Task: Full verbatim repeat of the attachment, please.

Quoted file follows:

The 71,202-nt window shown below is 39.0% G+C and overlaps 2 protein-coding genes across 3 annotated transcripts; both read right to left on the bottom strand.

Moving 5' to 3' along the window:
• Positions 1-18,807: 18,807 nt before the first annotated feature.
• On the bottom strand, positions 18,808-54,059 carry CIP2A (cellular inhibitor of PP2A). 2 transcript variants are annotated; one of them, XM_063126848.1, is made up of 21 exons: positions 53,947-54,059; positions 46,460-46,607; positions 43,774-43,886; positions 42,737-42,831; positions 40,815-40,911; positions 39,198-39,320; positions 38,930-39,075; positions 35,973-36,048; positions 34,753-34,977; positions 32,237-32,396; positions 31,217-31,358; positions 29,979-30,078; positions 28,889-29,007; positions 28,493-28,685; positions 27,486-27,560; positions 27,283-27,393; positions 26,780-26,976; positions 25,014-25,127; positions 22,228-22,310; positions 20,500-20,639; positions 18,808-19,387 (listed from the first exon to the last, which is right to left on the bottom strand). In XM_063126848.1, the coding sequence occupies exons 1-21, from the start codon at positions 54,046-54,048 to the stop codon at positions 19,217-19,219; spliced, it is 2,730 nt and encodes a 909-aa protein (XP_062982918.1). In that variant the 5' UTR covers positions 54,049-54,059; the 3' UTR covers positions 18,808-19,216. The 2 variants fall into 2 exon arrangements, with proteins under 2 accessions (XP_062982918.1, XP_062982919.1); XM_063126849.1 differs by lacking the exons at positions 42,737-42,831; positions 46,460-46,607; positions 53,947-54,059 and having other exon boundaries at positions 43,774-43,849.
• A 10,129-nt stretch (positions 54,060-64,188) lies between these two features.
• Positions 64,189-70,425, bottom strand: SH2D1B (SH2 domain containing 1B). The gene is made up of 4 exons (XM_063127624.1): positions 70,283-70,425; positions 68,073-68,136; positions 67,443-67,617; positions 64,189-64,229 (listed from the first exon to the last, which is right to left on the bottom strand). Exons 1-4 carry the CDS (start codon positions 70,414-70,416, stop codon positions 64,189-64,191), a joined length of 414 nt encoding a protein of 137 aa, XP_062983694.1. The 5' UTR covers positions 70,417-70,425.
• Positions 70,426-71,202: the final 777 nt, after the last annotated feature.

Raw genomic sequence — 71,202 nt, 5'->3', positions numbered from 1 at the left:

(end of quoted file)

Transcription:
The 71,202-nt window shown below is 39.0% G+C and overlaps 2 protein-coding genes across 3 annotated transcripts; both read right to left on the bottom strand.

Moving 5' to 3' along the window:
• Positions 1-18,807: 18,807 nt before the first annotated feature.
• On the bottom strand, positions 18,808-54,059 carry CIP2A (cellular inhibitor of PP2A). 2 transcript variants are annotated; one of them, XM_063126848.1, is made up of 21 exons: positions 53,947-54,059; positions 46,460-46,607; positions 43,774-43,886; positions 42,737-42,831; positions 40,815-40,911; positions 39,198-39,320; positions 38,930-39,075; positions 35,973-36,048; positions 34,753-34,977; positions 32,237-32,396; positions 31,217-31,358; positions 29,979-30,078; positions 28,889-29,007; positions 28,493-28,685; positions 27,486-27,560; positions 27,283-27,393; positions 26,780-26,976; positions 25,014-25,127; positions 22,228-22,310; positions 20,500-20,639; positions 18,808-19,387 (listed from the first exon to the last, which is right to left on the bottom strand). In XM_063126848.1, the coding sequence occupies exons 1-21, from the start codon at positions 54,046-54,048 to the stop codon at positions 19,217-19,219; spliced, it is 2,730 nt and encodes a 909-aa protein (XP_062982918.1). In that variant the 5' UTR covers positions 54,049-54,059; the 3' UTR covers positions 18,808-19,216. The 2 variants fall into 2 exon arrangements, with proteins under 2 accessions (XP_062982918.1, XP_062982919.1); XM_063126849.1 differs by lacking the exons at positions 42,737-42,831; positions 46,460-46,607; positions 53,947-54,059 and having other exon boundaries at positions 43,774-43,849.
• A 10,129-nt stretch (positions 54,060-64,188) lies between these two features.
• Positions 64,189-70,425, bottom strand: SH2D1B (SH2 domain containing 1B). The gene is made up of 4 exons (XM_063127624.1): positions 70,283-70,425; positions 68,073-68,136; positions 67,443-67,617; positions 64,189-64,229 (listed from the first exon to the last, which is right to left on the bottom strand). Exons 1-4 carry the CDS (start codon positions 70,414-70,416, stop codon positions 64,189-64,191), a joined length of 414 nt encoding a protein of 137 aa, XP_062983694.1. The 5' UTR covers positions 70,417-70,425.
• Positions 70,426-71,202: the final 777 nt, after the last annotated feature.

Raw genomic sequence — 71,202 nt, 5'->3', positions numbered from 1 at the left: